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SAN FRANCISCO’s BEST ●Attractions●Performing Arts


American Conservatory Theatre (A.C.T.)
  405 Geary St., in Geary Theater, 1 blk. from Union Square.  Nationally recognized for its groundbreaking productions of classical and contemporary works, this company’s conservatory was the first U.S. training program not affiliated with a college or university.  Danny Glover, Annette Bening, Denzel Washington, Benjamin Bratt, and Winona Ryder are among the distinguished former students. 

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image copyright Ron Scherl, courtesy of Steve Silver Productions
Beach Blanket Babylon  678 Beach Blanket Babylon Blvd. (formerly Green St.)/Powell St., in Club Fugazi, North Beach. CLOSED  Going strong since 1974, this fast-moving and humorous musical revue is known for its colorful, creative costumes and elaborate oversize headdresses.  It is the longest running musical revue in the world.  The show changes periodically, adding new surprises.  Family-friendly Sunday matinees are the only performances open to minors under age 21, and is best suited for age 12 and older.  No alcohol is served then, there is no profanity or violence, and sexual puns are toned down.  Performances sell out regularly, so reserve tickets early and arrive when the doors open. 

Best of Broadway
Curran Theatre  445 Geary St./Mason St.  This 1922 Beaux Arts building features wrought-iron grillwork and a mansard roof.
Broadway SF
Golden Gate Theatre  1 Taylor St. (at 6th and Market).  Built in 1922, this large venue has a brick facade.
San Francisco Orpheum Theatre   1192.  Market St./8th St.  This theater was built in 1926 in an ornate Moorish style.

EXIT Theatre  156 Eddy St./Taylor St., near Union Square.  This venue for independent theatre has five stages.  Many shows are produced by independent theater companies that take their own reservations and run their own box offices.  Everything from burlesque to magic is scheduled.

Magic Theatre  Bldg. D, in Fort Mason Center, Marina District.  Founded in 1967 at the legendary, long-gone Steppenwolf bar in Berkeley, this is the only major Bay Area theatre company dedicated solely to producing new plays.  It has presented more than 250 premieres by some of the greatest writers of our time, including the 2001 world premiere of Sam Shepard’s The Late Henry Moss--starring Sean Penn, Nick Nolte, Woody Harrelson, and Cheech Marin--and the 2004 world premiere of David Mamet’s Dr. Faustus.  There are two theater spaces.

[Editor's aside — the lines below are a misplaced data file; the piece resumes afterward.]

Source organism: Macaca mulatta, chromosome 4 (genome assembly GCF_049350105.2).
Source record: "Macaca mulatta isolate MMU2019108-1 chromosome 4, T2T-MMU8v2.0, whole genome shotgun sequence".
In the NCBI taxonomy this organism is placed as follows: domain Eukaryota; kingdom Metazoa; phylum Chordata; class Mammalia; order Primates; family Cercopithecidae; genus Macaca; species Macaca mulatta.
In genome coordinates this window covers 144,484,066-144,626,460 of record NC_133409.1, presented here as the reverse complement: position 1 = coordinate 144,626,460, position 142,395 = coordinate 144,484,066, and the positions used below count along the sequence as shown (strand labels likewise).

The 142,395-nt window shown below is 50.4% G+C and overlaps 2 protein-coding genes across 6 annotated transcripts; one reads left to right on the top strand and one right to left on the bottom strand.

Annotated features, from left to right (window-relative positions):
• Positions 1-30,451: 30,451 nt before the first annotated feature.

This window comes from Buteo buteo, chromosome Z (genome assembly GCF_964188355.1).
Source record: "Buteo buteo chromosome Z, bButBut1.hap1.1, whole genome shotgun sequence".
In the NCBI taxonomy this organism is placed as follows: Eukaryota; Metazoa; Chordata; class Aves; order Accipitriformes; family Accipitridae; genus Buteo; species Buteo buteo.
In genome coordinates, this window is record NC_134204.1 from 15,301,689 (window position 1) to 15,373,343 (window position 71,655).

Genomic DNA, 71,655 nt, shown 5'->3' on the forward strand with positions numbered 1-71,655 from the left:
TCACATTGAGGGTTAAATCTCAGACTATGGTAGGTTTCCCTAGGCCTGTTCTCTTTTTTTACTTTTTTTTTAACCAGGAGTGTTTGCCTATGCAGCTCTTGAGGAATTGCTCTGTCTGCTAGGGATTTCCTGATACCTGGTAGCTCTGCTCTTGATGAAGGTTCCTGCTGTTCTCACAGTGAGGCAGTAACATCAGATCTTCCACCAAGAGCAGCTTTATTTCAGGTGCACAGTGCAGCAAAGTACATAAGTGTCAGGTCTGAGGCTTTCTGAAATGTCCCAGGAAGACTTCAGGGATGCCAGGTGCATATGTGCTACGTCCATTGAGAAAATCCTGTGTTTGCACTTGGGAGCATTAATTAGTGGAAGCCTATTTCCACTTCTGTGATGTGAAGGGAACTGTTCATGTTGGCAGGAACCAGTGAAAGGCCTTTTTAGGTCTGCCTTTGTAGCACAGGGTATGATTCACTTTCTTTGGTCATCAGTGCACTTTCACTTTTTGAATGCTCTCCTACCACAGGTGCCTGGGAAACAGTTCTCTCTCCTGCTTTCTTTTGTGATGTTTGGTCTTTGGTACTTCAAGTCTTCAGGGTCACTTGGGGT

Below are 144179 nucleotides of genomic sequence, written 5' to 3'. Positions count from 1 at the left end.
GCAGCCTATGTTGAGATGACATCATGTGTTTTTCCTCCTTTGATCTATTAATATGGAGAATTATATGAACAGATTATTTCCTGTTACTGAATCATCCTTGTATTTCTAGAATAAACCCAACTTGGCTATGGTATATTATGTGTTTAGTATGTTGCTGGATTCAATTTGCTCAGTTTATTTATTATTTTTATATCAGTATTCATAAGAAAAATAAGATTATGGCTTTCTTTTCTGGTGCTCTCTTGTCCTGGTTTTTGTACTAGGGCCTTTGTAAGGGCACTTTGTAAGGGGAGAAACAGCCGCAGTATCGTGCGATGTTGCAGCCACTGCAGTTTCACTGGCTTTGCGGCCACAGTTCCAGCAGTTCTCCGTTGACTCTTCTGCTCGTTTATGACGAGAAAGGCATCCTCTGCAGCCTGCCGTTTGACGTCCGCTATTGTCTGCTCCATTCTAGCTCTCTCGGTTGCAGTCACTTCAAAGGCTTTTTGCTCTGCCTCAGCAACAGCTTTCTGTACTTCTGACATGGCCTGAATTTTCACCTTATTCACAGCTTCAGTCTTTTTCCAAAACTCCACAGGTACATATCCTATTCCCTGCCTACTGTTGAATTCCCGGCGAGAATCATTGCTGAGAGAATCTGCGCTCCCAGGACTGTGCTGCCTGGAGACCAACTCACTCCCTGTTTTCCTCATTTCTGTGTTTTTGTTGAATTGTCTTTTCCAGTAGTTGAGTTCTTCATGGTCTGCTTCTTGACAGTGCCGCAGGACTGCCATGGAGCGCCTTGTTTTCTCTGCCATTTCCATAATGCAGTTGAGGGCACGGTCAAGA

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image courtesy of venue
Marines’ Memorial Theatre  609 Sutter St./Mason St., 2nd floor,  in Marines’ Memorial Club & Hotel.  Opened in 1926, this theater once hosted national radio broadcasts featuring greats Jack Benny, Bob Hope, Bing Crosby, and Frank Sinatra.  From 1955 to 1965 it housed the legendary Actors' Workshop, and the American Conservatory Theatre began here in 1967.  New productions are scheduled regularly. 

San Francisco Mime Troupe  At neighborhood parks throughout Bay Area.  Free.  Since 1964, this Tony Award-winning troupe has presented sometimes caustic, always entertaining commentary on current events, political leaders, and the state of our world.  The troupe’s original productions combine music, satire, and comedy.  In spite of the description, children and families attend in large numbers and generally enjoy the spectacle. 

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San Francisco Playhouse  405 Post St., 2nd fl., in Kensington Park Hotel.  This intimate 199-seat venue presents live performances in a beautifully restored space on the Spanish-Gothic-style hotel’s second floor.  It is a gem, with carved coffered ceilings and antique tiles. 

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Shelton Theater  533 Sutter St./Powell St., near Union Square.  Offbeat small productions are presented in four tiny theaters. 

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image courtesy of venue
Young Performers Theatre  Fort Mason, Bldg. C, Laguna St./Marina Blvd., Marina District.  This group is based on the model of an adult professional repertory company, except they turn it around and all shows are performed entirely by children ages 9 through 18.  This company uses imaginative stage settings and costumes, and the fast-moving productions are usually short as well, making them a good introduction to theatre for children ages 3 through 10.  Past productions have included Charlie and the Chocolate Factory, Wind in the Willows, and The Secret Garden.

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